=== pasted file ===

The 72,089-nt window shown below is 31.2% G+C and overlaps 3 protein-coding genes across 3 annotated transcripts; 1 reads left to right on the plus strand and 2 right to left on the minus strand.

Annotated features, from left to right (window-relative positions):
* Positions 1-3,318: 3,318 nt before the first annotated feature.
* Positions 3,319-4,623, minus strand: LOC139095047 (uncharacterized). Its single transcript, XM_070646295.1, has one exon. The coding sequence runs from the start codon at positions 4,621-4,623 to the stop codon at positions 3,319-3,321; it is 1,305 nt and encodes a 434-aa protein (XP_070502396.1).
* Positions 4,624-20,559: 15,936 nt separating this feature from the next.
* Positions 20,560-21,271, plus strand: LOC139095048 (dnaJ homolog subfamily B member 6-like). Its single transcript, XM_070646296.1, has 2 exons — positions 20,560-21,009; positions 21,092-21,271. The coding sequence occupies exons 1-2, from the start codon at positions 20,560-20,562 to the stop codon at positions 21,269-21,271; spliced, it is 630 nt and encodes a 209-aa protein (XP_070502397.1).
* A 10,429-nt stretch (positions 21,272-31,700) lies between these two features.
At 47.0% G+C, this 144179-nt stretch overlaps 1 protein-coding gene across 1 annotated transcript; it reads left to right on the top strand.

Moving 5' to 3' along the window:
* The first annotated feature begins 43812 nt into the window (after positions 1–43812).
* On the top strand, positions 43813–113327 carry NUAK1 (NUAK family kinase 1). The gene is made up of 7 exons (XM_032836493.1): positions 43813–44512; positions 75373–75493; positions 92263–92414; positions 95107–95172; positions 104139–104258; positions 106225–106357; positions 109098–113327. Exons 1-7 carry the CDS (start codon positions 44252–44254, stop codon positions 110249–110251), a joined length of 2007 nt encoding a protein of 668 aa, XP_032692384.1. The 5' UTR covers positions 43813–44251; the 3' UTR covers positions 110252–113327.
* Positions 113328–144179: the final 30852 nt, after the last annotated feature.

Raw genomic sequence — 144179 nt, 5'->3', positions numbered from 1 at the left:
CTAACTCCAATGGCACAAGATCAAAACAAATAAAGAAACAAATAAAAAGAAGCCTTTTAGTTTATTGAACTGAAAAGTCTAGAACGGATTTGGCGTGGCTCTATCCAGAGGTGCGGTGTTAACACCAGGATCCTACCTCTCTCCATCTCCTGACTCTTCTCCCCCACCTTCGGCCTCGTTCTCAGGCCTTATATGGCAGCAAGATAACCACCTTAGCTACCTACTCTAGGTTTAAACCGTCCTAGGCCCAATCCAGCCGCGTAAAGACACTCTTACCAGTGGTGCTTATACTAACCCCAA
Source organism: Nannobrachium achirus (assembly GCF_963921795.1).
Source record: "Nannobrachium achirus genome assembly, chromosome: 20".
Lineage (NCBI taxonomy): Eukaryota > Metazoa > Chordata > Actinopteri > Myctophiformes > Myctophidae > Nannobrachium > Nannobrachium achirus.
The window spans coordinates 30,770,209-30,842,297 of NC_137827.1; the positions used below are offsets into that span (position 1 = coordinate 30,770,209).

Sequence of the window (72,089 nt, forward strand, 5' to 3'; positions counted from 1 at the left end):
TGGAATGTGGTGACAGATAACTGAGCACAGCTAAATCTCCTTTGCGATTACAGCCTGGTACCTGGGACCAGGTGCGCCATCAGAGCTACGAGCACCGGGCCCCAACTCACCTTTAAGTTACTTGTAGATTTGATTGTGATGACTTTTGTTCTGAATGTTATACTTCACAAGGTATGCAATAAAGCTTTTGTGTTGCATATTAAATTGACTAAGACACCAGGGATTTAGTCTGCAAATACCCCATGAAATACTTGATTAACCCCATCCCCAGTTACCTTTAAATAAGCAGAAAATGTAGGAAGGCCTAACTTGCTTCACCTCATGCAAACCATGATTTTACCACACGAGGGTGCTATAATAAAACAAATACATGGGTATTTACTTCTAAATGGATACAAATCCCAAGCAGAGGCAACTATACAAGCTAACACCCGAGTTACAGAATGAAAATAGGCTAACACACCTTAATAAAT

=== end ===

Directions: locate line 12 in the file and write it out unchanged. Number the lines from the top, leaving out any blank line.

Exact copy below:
* Positions 113328–144179: the final 30852 nt, after the last annotated feature.